Dr. Vance – I want to tell you a true story about an endocrine colleague of mine, who does mostly pituitary. He and his family were vacationing and they stopped at an interstate rest stop. He spotted a man who looked like he had agromegly, such as the big jaw and hands. He followed him into the restroom, told him he was an endocrinologist and asked if he had been tested for agromegly. The man got very upset, telling him that he’d already been treated. So, it’s a double edged sword. There was also a cultural difference which can play a role in how people respond to situations. I have at times approached someone, but it is a difficult thing to do.
Dr. Oyesiku – I think rare diseases, being what they are, are hard to find, difficult to recognize and easy to miss. The only way you find out about them is from someone who is already clued in to the condition, like yourselves or ourselves on this panel. We are all our brother’s keeper, so to the extent that you can help someone avoid the pitfalls of your experience such as delayed diagnosis, falling into the wrong hands, etc., telling someone is a service that you do for your fellow man. If I was driving a car and it was headed for a ditch, I’d want someone to tell me. So, I will approach someone. If they get offended, I just say, I’m sorry, I was trying to help.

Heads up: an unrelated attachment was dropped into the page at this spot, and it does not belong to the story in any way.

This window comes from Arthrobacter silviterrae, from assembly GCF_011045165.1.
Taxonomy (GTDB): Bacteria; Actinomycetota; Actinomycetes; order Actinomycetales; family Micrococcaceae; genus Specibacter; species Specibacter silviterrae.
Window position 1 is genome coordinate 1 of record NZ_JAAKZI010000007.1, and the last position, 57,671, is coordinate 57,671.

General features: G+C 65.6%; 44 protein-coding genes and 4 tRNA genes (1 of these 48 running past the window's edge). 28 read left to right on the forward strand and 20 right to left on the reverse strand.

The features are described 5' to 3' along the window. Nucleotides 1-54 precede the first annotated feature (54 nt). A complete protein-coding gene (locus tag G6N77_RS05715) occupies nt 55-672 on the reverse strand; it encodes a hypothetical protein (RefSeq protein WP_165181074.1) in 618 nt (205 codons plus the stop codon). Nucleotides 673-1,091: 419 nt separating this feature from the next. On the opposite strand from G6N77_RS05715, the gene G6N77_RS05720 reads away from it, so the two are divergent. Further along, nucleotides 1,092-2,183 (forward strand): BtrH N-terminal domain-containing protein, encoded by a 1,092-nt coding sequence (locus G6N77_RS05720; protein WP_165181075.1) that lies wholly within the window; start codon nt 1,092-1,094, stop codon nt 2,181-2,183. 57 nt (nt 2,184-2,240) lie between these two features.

Patient – I have a cousin who I thought had it and I did tell her. For a stranger, well I’d call President Obama if I thought he had it, because it’s so horrible that I feel that I’d be doing a disservice if I didn’t say anything. You can’t have had Cushing’s and see someone that you think has it and not say anything. Maybe I do that by telling my story, but I have to tell them some way. Patient – I’m not really shy about going up to people. But I have this friend that I wanted to tell about Cushing’s, so I said, “Can I make an observation?” and if they say yes, I’ll make my observation. If they say no, I’ll say OK and figure out a way to let them know that I’ve had Cushing’s and discuss it. I did this with one of my friends and it turns out that she did have it, but I was very subtle in my approach.
Louise – But you need to ask them if they are taking steroids.
Dr. Vance – Or getting steroid injections in their back, spine or another joint.
In summary, find a way to approach strangers. Always carry CSRF business cards or brochures with you. These are available on our website under Spread Awareness. Try to form some type of “relationship”, maybe by working a Cushing’s symptom into the conversation and telling your own story. It is also advisable to ask about steroid use as many patients taking steroids are not informed of the side effects.